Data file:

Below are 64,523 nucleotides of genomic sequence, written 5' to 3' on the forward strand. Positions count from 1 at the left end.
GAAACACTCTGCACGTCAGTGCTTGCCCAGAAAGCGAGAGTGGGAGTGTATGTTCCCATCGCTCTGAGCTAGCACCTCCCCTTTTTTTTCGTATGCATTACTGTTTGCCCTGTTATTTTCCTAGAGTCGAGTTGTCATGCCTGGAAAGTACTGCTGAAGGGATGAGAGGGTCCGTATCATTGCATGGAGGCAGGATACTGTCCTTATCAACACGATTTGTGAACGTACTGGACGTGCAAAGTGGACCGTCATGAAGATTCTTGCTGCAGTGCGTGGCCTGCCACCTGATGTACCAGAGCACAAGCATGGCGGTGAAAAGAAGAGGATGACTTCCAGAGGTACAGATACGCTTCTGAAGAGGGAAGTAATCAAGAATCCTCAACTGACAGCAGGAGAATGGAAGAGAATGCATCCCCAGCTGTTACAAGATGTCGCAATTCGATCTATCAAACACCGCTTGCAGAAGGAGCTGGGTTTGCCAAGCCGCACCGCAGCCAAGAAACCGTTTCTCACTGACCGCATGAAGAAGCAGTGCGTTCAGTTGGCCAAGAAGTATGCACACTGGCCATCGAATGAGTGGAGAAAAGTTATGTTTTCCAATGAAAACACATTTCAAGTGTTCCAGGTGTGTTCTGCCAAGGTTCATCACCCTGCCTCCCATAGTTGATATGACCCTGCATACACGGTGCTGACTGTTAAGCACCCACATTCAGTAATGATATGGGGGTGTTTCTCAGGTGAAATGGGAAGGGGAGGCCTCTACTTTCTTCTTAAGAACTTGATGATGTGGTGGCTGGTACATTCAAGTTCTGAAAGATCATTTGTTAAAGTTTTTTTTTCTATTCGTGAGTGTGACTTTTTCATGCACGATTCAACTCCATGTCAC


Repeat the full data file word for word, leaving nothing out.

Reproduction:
Below are 64,523 nucleotides of genomic sequence, written 5' to 3' on the forward strand. Positions count from 1 at the left end.
GAAACACTCTGCACGTCAGTGCTTGCCCAGAAAGCGAGAGTGGGAGTGTATGTTCCCATCGCTCTGAGCTAGCACCTCCCCTTTTTTTTCGTATGCATTACTGTTTGCCCTGTTATTTTCCTAGAGTCGAGTTGTCATGCCTGGAAAGTACTGCTGAAGGGATGAGAGGGTCCGTATCATTGCATGGAGGCAGGATACTGTCCTTATCAACACGATTTGTGAACGTACTGGACGTGCAAAGTGGACCGTCATGAAGATTCTTGCTGCAGTGCGTGGCCTGCCACCTGATGTACCAGAGCACAAGCATGGCGGTGAAAAGAAGAGGATGACTTCCAGAGGTACAGATACGCTTCTGAAGAGGGAAGTAATCAAGAATCCTCAACTGACAGCAGGAGAATGGAAGAGAATGCATCCCCAGCTGTTACAAGATGTCGCAATTCGATCTATCAAACACCGCTTGCAGAAGGAGCTGGGTTTGCCAAGCCGCACCGCAGCCAAGAAACCGTTTCTCACTGACCGCATGAAGAAGCAGTGCGTTCAGTTGGCCAAGAAGTATGCACACTGGCCATCGAATGAGTGGAGAAAAGTTATGTTTTCCAATGAAAACACATTTCAAGTGTTCCAGGTGTGTTCTGCCAAGGTTCATCACCCTGCCTCCCATAGTTGATATGACCCTGCATACACGGTGCTGACTGTTAAGCACCCACATTCAGTAATGATATGGGGGTGTTTCTCAGGTGAAATGGGAAGGGGAGGCCTCTACTTTCTTCTTAAGAACTTGATGATGTGGTGGCTGGTACATTCAAGTTCTGAAAGATCATTTGTTAAAGTTTTTTTTTCTATTCGTGAGTGTGACTTTTTCATGCACGATTCAACTCCATGTCAC